Peter Schiff: The FTX Debacle Was Ultimately the Federal Reserve’s Fault
Beyond allegations of mismanagement and outright fraud, the collapse of the FTX cryptocurrency exchange reveals a more fundamental problem — the power of speculative manias fueled by central-bank easy money.
Peter Schiff recently appeared on NTD Capital Report to talk about the collapse of FTX, saying ultimately it was the Federal Reserve’s fault. And it is a warning sign for the broader economy.
When FTX filed for bankruptcy, it sent shockwaves through the crypto world. As Mises Institute senior editor Ryan McMaken put it, “FTX’s collapse has exposed just how little due diligence is actually taking place among investors who are apparently willing to put large amounts of cash in whatever place looks like the hottest new thing and promises—without convincing evidence—big-time returns.”
Peter said he wished he had taken a deeper look into Sam Bankman-Fried earlier because he thinks he would have been able to ferret out the fraud pretty quickly. Peter pointed out that he called out Alex Mashinsky (CEO of the crypto lending and staking platform Celcius) for running a Ponzi scheme in a debate. Celcius filed for bankruptcy back in July. SchiffGold analyst Tony called Celcius the “canary in the coal mine” and said FTX was the coal mine — and it just collapsed.
Peter pointed out that Celcius was paying yield on cryptocurrency, as was FTX.
How could you do that? Cryptos don’t generate yield. The only way to generate yield is to take tremendous risk, which is exactly what [Mashinsky] did, except the people who were depositing their crypto didn’t appreciate the risk that was being taken. Of course, they were taking a lot of risks themselves just owning crypto because all of these currencies are basically worthless. They’re not even really currencies. They’re collectible tokens. But pretty soon, nobody is going to want a bitcoin collection, or any of these collections, and the prices are going to implode.”
Some people have expressed sympathy for Bankman-Fried, saying his naivete got him in trouble, and that he wasn’t intentionally trying to defraud people. Peter said he doesn’t know whether Bankman-Fried’s actions were criminal or just the result of gross incompetence and negligence.
But you would think some of these hedge fund managers who invested with him would have done a little bit of due diligence. But this just shows you the way investors will act when they’re drunk on cheap money. So, I would blame the Federal Reserve for a lot of people acting as foolishly as they did. Because maybe he was a kid, but there were a lot of grownups who were giving him money.”
McMaken wrote that the FTX collapse was a canary in the coal mine for the broader economy and that it could foreshadow the fate of other segments in the economy that have been pumped up by the easy money policies of the Federal Reserve over the last decade-plus.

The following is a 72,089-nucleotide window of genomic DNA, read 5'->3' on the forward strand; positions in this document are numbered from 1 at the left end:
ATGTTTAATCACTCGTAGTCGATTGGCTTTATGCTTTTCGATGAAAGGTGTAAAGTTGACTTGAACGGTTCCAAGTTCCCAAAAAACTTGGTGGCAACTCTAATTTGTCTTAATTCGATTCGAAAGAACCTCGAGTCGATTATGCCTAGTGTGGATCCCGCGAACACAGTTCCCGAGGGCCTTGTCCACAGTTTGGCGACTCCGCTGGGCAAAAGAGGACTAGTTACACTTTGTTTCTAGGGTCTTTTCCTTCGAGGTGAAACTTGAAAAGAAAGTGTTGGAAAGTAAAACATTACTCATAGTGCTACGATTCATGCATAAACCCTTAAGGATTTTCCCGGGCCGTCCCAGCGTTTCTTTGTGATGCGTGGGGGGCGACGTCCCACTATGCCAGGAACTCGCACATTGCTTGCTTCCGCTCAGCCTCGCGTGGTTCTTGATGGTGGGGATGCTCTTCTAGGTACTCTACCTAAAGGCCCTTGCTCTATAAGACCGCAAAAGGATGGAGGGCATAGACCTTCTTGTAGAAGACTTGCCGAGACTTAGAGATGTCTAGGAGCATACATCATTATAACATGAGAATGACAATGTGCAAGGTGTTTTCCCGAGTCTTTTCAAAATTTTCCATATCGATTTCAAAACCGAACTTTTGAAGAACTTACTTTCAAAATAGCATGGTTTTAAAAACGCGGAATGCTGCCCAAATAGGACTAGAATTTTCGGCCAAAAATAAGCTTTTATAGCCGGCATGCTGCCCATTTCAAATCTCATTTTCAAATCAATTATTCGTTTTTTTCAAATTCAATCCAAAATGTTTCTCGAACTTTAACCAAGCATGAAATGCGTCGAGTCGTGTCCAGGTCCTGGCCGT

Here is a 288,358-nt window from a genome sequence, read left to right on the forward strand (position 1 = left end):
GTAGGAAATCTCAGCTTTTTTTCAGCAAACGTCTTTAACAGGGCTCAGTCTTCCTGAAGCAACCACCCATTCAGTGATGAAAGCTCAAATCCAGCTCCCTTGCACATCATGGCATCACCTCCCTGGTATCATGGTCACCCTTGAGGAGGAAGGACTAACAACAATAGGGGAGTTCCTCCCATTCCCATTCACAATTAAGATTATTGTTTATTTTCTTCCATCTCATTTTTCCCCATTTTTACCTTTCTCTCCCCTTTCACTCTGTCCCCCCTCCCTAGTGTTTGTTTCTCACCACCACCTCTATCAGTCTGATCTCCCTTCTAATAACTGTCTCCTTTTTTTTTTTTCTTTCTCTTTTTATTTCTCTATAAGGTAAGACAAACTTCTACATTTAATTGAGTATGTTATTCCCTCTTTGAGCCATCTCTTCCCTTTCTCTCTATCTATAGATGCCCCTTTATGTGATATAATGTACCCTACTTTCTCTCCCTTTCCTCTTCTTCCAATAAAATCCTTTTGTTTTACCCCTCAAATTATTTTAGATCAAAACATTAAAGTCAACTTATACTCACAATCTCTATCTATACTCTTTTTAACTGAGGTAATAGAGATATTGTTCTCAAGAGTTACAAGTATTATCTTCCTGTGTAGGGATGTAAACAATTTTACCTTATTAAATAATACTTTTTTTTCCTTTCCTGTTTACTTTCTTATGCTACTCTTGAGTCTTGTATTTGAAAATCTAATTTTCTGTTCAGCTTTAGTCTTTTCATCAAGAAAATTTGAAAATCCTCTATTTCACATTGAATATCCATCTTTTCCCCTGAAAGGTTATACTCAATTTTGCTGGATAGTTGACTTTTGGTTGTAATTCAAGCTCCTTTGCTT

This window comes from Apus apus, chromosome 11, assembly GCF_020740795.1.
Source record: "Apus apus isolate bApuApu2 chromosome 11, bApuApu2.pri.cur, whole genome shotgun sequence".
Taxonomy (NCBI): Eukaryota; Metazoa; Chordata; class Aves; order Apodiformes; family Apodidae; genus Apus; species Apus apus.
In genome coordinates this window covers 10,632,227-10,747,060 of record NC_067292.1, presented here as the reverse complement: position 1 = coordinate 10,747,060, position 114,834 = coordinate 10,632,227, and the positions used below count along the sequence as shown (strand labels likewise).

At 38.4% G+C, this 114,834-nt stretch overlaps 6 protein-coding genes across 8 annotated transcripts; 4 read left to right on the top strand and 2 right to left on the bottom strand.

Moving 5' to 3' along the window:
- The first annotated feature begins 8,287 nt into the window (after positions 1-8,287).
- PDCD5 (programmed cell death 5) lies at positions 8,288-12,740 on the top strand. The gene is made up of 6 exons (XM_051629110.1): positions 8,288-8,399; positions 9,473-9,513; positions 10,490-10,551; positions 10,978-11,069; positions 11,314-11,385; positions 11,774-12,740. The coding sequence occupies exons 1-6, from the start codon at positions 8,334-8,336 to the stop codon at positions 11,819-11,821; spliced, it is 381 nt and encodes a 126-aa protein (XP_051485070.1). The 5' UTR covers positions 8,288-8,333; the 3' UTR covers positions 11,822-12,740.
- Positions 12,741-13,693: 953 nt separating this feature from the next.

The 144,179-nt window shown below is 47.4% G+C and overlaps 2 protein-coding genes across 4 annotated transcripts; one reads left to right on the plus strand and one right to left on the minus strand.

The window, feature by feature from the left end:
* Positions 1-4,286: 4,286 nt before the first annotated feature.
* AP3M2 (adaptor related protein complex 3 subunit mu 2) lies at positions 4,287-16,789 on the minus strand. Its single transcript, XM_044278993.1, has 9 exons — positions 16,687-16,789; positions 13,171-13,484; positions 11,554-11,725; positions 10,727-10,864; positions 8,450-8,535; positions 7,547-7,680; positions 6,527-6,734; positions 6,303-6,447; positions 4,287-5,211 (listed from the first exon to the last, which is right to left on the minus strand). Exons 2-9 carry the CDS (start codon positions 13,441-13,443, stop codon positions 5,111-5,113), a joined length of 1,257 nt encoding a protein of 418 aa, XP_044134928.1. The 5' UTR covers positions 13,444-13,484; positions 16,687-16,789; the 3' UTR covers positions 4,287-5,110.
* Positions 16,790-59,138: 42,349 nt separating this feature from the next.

Peter also talked about the overall state of the US economy during his interview, calling it “an absolute disaster.”
Thanks to Fed policy over the last decade or so, we have a gigantic bubble. We never had a real recovery. We just had a financial bubble. And we dug ourselves into a much deeper hole than the one the Fed put us in back in 2008 following the financial crisis that they also created with the same type of monetary policy that is creating the crisis that we are heading for, which is going to be far worse than what we experienced in 2008. Not only is inflation going to get much worse than it already is, but we’re going to have a worse financial crisis than the one we had in 2008. This is going to be the worst recession that the US has ever experienced. It may even be worse than the Great Depression. It will certainly feel worse for most people because in the Depression, people at least got the relief of falling prices. This time, consumers are going to feel the sting of dramatically higher prices.”
So why did we have solid GDP growth in the third quarter? Peter said it was just a function of the big improvement in the trade deficit. While the trade deficit was still huge, it wasn’t as big as it was in the previous quarters.
That was thanks to two factors. One – the strong dollar, which is now reversing. The dollar just had its worse month in 12 years. … So, that’s going to push the trade deficit up. In fact, the trade deficit in November swelled by 10%. It was a huge jump. But the other factor that helped bring down the trade deficit was all the oil that Biden released from the Strategic Petroleum Reserve. Oil companies were able to buy that oil and then export it, and so, that artificially boosted our exports, which improved GDP. But pretty soon, we’re going to run out of the oil in this strategic reserve. There won’t be a reserve left, so we won’t be able to rely on that crutch.”
Peter pointed out that the economic data that came out last week was horrific.
I think we’re going to have a big negative number for Q4 GDP. So, we’re going to end the year on a low note. And I think we’re going to have another negative quarter in Q1 of 2023.”
The host asked Peter what he thought about the big jump in retail sales. Doesn’t that bode well for the economy?
Peter said they’re not really up.
Prices are up. So, if you factor in inflation, retail sales are down.”